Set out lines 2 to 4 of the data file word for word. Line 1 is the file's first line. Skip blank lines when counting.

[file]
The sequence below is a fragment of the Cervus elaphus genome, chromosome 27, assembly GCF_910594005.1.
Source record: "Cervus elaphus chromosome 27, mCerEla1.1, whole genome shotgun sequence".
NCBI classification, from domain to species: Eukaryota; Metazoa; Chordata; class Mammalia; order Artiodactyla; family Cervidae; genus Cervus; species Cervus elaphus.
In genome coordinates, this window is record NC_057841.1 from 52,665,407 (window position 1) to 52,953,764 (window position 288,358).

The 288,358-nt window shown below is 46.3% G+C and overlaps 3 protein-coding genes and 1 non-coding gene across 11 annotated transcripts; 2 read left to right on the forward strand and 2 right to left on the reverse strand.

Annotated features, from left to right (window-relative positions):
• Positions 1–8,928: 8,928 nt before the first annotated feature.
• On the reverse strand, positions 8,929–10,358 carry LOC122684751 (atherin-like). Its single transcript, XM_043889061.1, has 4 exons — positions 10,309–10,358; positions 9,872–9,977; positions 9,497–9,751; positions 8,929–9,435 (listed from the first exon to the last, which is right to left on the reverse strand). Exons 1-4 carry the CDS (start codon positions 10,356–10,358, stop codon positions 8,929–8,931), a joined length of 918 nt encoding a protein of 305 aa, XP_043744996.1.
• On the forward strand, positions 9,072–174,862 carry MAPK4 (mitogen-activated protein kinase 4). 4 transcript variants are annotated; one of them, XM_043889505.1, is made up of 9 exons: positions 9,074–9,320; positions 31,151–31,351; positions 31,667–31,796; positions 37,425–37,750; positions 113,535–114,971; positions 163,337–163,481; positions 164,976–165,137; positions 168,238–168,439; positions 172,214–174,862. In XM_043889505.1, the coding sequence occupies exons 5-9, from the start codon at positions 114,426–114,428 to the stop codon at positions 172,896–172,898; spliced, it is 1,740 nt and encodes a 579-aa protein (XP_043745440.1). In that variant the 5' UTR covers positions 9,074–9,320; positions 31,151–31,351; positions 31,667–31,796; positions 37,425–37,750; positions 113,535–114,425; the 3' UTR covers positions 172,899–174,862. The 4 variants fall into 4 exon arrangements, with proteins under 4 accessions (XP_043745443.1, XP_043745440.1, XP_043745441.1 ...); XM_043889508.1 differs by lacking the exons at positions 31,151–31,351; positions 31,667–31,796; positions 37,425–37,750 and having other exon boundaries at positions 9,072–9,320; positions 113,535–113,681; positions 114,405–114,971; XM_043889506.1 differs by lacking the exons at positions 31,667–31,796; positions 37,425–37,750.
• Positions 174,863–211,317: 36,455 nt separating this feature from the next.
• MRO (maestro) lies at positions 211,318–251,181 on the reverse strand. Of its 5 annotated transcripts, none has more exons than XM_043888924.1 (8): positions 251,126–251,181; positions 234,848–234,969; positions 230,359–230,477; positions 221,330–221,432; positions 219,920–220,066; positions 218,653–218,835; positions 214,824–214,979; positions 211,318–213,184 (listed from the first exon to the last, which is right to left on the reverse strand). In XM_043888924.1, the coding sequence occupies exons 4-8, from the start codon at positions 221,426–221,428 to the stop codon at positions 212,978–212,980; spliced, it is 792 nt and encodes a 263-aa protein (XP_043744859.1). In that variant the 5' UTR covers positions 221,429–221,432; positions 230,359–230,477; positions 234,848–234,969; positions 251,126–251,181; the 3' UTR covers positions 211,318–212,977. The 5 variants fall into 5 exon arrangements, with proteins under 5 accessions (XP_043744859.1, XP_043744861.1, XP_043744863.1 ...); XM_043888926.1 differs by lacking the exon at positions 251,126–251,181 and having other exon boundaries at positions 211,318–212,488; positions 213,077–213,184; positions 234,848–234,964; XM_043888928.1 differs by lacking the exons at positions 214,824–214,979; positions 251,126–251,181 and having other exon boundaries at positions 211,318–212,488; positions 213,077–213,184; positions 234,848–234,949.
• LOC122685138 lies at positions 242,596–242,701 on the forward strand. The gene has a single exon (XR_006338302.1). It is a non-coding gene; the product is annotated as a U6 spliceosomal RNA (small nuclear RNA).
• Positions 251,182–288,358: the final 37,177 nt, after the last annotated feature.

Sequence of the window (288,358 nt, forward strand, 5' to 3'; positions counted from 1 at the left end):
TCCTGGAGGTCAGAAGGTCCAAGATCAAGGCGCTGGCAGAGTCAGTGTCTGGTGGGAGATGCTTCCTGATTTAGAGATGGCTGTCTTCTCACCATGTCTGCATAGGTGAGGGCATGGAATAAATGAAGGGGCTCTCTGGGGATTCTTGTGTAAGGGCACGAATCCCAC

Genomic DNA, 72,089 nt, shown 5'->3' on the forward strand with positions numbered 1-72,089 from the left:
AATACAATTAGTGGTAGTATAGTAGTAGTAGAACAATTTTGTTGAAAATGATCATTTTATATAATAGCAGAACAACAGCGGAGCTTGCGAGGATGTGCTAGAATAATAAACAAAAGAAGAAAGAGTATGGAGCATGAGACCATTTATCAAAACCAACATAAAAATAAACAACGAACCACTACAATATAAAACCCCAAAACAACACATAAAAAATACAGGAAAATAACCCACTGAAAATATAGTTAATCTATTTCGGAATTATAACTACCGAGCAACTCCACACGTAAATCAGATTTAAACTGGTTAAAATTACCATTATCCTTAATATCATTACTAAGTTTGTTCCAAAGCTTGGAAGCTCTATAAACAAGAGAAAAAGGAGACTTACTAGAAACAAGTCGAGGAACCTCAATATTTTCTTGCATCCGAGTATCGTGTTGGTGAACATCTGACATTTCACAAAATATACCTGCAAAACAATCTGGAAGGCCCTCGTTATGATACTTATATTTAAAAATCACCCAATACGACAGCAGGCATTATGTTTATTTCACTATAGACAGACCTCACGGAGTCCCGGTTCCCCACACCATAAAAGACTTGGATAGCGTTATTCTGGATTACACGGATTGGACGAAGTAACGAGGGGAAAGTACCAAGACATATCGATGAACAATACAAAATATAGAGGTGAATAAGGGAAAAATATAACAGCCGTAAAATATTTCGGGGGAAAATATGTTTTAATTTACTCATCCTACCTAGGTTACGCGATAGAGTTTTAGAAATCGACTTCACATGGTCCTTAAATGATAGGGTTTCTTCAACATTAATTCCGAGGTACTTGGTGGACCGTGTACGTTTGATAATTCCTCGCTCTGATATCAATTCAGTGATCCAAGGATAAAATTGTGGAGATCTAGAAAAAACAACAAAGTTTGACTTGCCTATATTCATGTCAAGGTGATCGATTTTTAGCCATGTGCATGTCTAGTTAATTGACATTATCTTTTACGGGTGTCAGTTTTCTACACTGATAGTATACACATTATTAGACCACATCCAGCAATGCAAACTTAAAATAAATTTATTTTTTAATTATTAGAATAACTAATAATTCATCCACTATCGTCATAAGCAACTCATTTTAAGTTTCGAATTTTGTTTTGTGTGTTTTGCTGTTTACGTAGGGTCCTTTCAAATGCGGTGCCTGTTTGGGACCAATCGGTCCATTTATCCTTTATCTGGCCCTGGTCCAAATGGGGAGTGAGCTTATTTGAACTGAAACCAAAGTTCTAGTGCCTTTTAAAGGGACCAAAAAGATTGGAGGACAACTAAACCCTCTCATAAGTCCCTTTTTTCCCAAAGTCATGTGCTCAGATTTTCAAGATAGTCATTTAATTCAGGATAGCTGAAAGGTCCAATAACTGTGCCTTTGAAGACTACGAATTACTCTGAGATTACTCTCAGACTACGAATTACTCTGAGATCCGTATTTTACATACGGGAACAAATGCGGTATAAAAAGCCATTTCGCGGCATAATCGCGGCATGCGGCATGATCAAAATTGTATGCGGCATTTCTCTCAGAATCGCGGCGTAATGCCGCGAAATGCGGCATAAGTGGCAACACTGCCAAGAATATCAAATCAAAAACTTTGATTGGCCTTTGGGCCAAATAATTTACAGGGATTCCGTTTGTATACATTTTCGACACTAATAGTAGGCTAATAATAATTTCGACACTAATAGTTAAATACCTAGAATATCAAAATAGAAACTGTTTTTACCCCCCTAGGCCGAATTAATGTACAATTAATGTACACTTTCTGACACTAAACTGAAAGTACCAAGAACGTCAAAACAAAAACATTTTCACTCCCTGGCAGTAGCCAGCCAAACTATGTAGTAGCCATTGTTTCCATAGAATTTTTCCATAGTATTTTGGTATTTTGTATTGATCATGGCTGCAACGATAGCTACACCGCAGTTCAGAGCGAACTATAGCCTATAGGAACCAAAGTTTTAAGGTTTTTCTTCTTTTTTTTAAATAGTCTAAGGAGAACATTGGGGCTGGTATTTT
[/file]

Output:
Source record: "Cervus elaphus chromosome 27, mCerEla1.1, whole genome shotgun sequence".
NCBI classification, from domain to species: Eukaryota; Metazoa; Chordata; class Mammalia; order Artiodactyla; family Cervidae; genus Cervus; species Cervus elaphus.
In genome coordinates, this window is record NC_057841.1 from 52,665,407 (window position 1) to 52,953,764 (window position 288,358).